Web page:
Category Archives: bwindi phenology

Phenology week at ITFC

This week we joined Frederick Ssali (ITFC’s research officer) and other ITFC research assistants conducting their long-term phenology monitoring project. This programme was borne from a long-term phenology project started in 2004, focusing on gorilla food trees, which itself began after a PhD student conducted phenology studies linked to gorillas in 2000. The data from gorilla-focused studies was limited, so this more general project was started in 2011, thanks to a grant from WCS for Climate Change Studies in Bwindi.

photo by Andrew Kirkby

Photo by Andrew Kirkby

Every month, a team of highly trained field assistants collect data on 52 species of selected trees from plots on three transects. The team’s skilled eyes examine fruit, flowers and leaves using binoculars. Information is collected for both the canopy and the ground, on the number of ripe, unripe and rotten fruit, as well as the number of flower buds and open flowers and the number of new, old, dead and damaged leaves. The observational ability of the field assistants is amazing!

ITFC researcher observing a tree for phenology.

Photo by Andrew Kirkby

This project aims to link plant cues for flowering, fruit and leafing to climate change and plants’ responses to climate change. It is also relevant for agriculture as it can help inform farmers about pollination issues and timing of when to plant crops. Such general forest ecology knowledge is highly important for understanding the forest ecosystem and contributes greatly to other studies in Bwindi. It can, for example, inform about when certain food items as available for particular animals.

fruits and leaves of Olinia rochetiana (photo by Andrew Kirkby)

Fowers of Allophylus abyssinica (both photos by Andrew Kirkby)


The first analysis of the data is ongoing and Frederick aims to publish the results this year. Although the funding is coming to an end, the hope is that the value of this project will be recognised so that ITFC receives funding to continue this on a long-term basis.

Photo by Andrew Kirkby

Photo by Andrew Kirkby

Lucy and Andrew

The impenetrable challenge of an overwhelming understorey

The following is a text I wrote for tthe British Ecological Society Bulletin — that was published last month (June 2012). I wrote it to attract interest to a challenge that requires more attention from ecologists and others.  I hope you find it of interest.


Science journals favour tidy theory and rigorous results, but ecological science can also be advanced through highlighting unfamiliar unknowns and quirky questions. For many of us such unknowns are what makes research fun. I want to share a problem (don’t worry, it is about ecology). Maybe you can help.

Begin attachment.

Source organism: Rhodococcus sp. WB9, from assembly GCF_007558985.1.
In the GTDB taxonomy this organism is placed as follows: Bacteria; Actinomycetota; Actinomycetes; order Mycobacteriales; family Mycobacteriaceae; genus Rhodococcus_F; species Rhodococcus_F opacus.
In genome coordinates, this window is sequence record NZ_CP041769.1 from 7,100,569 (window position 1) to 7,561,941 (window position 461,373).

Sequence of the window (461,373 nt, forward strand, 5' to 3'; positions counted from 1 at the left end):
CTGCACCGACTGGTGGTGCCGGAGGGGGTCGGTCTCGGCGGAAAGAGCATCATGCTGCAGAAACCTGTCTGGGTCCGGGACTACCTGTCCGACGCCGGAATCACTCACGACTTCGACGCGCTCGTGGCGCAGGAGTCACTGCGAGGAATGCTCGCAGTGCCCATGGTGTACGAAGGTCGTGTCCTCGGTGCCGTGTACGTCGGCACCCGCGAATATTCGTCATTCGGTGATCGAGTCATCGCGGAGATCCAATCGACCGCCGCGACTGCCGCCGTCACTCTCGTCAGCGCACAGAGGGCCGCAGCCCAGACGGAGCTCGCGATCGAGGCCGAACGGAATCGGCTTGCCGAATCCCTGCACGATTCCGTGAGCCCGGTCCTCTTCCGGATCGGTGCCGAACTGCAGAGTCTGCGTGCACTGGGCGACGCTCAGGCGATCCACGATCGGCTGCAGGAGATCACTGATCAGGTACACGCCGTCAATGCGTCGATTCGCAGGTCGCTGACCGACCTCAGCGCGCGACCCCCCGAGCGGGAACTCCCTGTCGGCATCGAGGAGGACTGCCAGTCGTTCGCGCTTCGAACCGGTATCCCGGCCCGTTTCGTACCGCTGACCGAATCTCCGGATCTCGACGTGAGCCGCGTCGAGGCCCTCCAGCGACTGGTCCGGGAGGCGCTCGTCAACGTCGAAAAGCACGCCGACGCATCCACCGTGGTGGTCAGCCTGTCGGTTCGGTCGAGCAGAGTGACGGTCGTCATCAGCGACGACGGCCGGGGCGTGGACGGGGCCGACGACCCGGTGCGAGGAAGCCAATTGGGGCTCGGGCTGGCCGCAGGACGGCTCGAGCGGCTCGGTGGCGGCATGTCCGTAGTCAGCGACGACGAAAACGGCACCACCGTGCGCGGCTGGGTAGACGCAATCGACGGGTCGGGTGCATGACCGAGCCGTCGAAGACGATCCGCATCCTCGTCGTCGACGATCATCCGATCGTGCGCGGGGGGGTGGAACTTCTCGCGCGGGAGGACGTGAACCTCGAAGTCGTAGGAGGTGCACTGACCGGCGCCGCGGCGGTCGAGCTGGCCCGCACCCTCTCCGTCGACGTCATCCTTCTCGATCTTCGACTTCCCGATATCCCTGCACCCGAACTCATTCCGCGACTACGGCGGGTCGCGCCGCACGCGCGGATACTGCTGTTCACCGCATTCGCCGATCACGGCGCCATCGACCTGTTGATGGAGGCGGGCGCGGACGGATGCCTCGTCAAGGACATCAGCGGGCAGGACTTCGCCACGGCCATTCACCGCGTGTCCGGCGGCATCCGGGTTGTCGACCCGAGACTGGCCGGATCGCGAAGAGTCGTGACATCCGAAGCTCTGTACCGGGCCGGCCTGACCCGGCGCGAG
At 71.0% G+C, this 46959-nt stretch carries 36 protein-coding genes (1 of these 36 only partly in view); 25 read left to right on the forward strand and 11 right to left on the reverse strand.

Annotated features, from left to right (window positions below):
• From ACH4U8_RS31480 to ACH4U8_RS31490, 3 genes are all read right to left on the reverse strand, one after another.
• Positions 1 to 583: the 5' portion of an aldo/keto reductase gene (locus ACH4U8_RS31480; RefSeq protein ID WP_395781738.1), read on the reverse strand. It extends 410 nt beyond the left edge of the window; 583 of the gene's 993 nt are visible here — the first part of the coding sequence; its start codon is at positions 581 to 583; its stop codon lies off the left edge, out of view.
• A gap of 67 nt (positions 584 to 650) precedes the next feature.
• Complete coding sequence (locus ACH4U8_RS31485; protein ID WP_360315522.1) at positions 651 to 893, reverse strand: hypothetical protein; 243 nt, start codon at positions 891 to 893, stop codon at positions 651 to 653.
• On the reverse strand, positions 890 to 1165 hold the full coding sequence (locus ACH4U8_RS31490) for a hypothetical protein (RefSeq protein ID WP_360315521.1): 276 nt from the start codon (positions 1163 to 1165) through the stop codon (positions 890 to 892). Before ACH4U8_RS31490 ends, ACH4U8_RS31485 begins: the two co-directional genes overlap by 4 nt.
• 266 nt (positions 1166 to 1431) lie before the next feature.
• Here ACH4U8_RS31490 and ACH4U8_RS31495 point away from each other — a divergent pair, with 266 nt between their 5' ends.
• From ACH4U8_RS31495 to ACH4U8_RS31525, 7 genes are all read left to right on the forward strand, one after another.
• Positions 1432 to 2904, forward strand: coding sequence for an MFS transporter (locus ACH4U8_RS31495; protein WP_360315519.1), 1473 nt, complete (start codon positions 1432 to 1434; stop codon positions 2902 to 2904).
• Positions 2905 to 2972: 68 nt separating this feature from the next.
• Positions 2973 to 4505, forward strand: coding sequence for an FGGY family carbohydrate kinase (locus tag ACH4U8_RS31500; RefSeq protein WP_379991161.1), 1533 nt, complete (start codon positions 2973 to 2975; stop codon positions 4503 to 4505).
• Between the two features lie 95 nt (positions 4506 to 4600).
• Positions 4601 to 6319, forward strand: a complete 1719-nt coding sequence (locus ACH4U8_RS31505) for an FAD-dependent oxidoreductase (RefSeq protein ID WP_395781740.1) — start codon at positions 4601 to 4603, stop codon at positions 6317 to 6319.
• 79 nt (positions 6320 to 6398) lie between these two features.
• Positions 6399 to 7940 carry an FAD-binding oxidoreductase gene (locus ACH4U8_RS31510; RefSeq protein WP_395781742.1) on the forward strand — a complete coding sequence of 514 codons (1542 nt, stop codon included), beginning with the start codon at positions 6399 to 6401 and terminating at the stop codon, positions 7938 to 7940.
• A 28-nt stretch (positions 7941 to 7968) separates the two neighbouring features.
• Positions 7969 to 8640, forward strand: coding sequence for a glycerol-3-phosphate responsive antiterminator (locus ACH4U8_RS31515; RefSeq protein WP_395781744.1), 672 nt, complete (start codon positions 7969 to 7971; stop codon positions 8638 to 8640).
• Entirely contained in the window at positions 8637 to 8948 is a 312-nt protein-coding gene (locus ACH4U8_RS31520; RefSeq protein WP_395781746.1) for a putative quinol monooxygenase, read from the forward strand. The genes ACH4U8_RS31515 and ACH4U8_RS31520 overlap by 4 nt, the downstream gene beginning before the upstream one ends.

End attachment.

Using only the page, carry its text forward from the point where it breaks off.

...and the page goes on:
Our understanding of tropical forest dynamics has advanced considerably over recent decades. We now have vast data-sets tracking hundreds of thousands of tree stems over areas of 50 hectares or more. Numerous processes have been quantified in detail. Remaining unknowns may appear to be minor gaps that will soon be filled. But, for some locations, these impressions are misleading.

For the last few years I have been based in the Bwindi Impenetrable National Park – a World Heritage Site in Southwest Uganda. We can see Rwanda and the Democratic Republic of Congo from here. The site is known for supporting half the World’s remaining mountain gorillas; a major “see them before you die”-tourist-draw that brings in significant revenues to support conservation and the region’s economy. I help run a research station that focuses on the needs of local conservation practitioners (see We have various day-to-day challenges ourselves – of which I may share more another time – but here I want to focus on our inadequate grasp of forest dynamics.

Living in a salad bowl: fewer than 800 mountain gorillas remain (Photograph Douglas Sheil)

What’s in a name

First, consider the name Bwindi Impenetrable National Park. That “Impenetrable” often leads to raised eyebrows, disbelieving laughter and accusations of ill-judged humour. But it is not a joke: “Impenetrable” is there in the official name. Ask why and you reveal you have not yet been here. Bwindi is rugged, steep and divided by cliffs but the key feature is the thick understorey. It is near impossible to walk through. The main element of this understorey challenge, superseding even the impressively rich flora of noxious nettles, barbed briars and spiny Acanthus, is its remarkable density. Understanding this forest by looking at the trees alone is probably harder than walking through it without tripping over the understorey.

Impenetrable forest – where are the seedlings? (Photograph Douglas Sheil)

Let me sketch out a few local features. The climate here is cool with altitudes up to 2,600m (we huddle at the fire at night). Being one degree south of the equator, seasonal variation is limited but we have two wetter and two drier seasons. Much of the forest canopy is open and there are extensive clearings – this likely reflects slow or stalled recovery from past disturbance (human activities, fires, landslides and elephants are all blamed). Small trees are scarce over large areas – suggesting limited regeneration. Many clearings are filled with persistent bracken fern Pteridium aquilinum (L.) Kuhn.reminiscent of the forests near where I grew up in Ireland. Other understorey species dominate other areas both with and without tree cover. Many of the common understorey species are synchronously monocarpic, living for a decade or more before flowering, seeding and dying en masse. . Examples include the African mountain bamboo (Yushania alpina (K. Schum.) Lin. Poaceae). Like many gregarious bamboo species elsewhere, it forms extensive stands and flowers only every few decades. Other monocarpic understorey plants include various Acanthaceae including several Mimulopsis spp.. One thicket forming species is Mimulopsis arborescens C.B. Clarke. It grows to 4 meters tall and bears multiple soft-woody stems with interlocking stilt-roots that are near impossible to walk through – this plant covers large areas of the forest. Along with another common monocarpic Mimulopsis species (M. solmsii Schweinf.) this is among the mountain gorillas’ most plentiful food plants. Both these Mimulopsis species flowered, seeded and died over the last two years.